EURAXESS Country in Focus: Türkiye
EURAXESS Country in Focus: Türkiye
EURAXESS ? Researchers in Motion is an initiative of the European Research Area (ERA) that addresses barriers to the mobility of researchers and seeks to enhance their career development. This pan-European effort is currently supported by 43 countries, of which we will profile Türkiye in this quarterly e-newsletter.
National Research Landscape
Türkiye is a dynamic ecosystem characterised by a diverse array of actors and a strong emphasis on technological innovation. The national landscape is shaped by public research institutions, universities, and private-sector companies, all contributing to the country's robust research and development (R&D) activities. The Turkish government plays a pivotal role in fostering this environment, providing extensive funding for research, development, and innovation (RDI) projects in line with national targets and priorities.
As a country at the crossroads of Europe and Asia, Türkiye hosts 208 universities, both public and private, which are home to a large number of researchers, including an increasingly international researcher community. In 2022, a total of 221,811 individuals worked as full-time equivalent (FTE) R&D personnel. Looking at the distribution by sector in 2022, 61.3% of this total were in financial and non-financial companies, 34.2% in higher education, and 4.5% in the general government sector, including non-profit organisations.
The Turkish R&D landscape is further enriched by various public research organisations, technology parks, and private-sector R&D centres. Notably, TÜBİTAK, the Scientific and Technological Research Council of Türkiye, plays a critical role in shaping and funding the national research agenda. Several other sector-specific research institutes and centres of excellence also contribute significantly to the Turkish R&D ecosystem.
The country has made a steadfast commitment to enhancing its research capabilities, with consistent growth in R&D spending as a percentage of GDP (GERD) in recent years, signalling Türkiye's strategic focus on bolstering innovative capacity.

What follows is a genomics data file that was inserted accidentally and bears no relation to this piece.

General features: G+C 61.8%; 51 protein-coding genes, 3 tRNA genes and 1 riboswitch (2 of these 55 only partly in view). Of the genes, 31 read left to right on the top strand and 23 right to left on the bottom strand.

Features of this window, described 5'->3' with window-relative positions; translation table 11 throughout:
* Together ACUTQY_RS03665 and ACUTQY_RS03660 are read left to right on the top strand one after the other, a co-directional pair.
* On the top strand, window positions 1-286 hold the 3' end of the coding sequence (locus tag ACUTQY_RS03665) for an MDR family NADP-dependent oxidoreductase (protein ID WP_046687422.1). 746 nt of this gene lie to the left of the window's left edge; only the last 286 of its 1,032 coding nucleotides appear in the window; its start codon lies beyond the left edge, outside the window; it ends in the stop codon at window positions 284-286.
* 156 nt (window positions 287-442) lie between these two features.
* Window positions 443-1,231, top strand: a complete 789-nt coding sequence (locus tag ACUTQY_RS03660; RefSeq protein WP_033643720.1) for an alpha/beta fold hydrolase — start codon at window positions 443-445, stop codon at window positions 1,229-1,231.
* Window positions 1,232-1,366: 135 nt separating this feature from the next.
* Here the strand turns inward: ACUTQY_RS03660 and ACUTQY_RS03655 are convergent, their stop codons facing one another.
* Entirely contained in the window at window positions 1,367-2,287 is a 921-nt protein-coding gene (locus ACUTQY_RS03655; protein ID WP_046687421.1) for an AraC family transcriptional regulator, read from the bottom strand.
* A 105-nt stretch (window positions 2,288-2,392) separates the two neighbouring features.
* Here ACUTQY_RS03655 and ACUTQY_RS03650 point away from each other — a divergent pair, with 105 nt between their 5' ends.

The government's proactive approach to funding R&D projects ? fostering innovation and creating an attractive environment for research ? is clear evidence of its determination to strengthen Türkiye's position as a global player in research and innovation. Evidence of this can be seen in the total patents granted to Turkish researchers, which reached 10,335 in 2022 ? 6,928 foreign patents and 3,407domestic patents.
TÜBİTAK funds research projects carried out in universities and other public and private organisations, supporting researchers and students through scholarships, grants and fellowships. Other key players in research funding include the Turkish Energy, Nuclear and Mineral Research Agency, the Ministry of Health, the Ministry of Agriculture and Forestry, the Ministry of Transport and Infrastructure, and the Council of Higher Education, all of which provide funds for research related to their respective fields of action. The government's support for the public research system is not only financial but also strategic. The high-level advisory policy group affiliated to the President in science, technology, and innovation (STI) is called the Science, Technology and Innovation Policy Council (STIPC). Under the auspices of STIPC, technology roadmaps have been prepared (see later for details).
Türkiye's academic system is vibrant and diverse, with 208 universities spread across the country. These range from large, research-intensive institutions to smaller, specialised ones, and include both public and private providers. Each plays a unique role in the broader research and education ecosystem. Turkish universities cover a wide range of academic disciplines, contributing significantly to the country's R&D outputs. Furthermore, 23 of these institutions have been designated as 'research universities', highlighting their significant contribution to academic disciplines.
These universities host a considerable number of researchers, including academics and postgraduate students engaged in research. Türkiye's commitment to becoming an international hub for research and innovation is demonstrated by the growing number of foreign researchers in its university system.
The presence of foreign researchers not only contributes to the diversity of research perspectives but also helps strengthen international research collaborations. Universities and their research outputs are critical in driving innovation and contributing to Türkiye's global standing in research.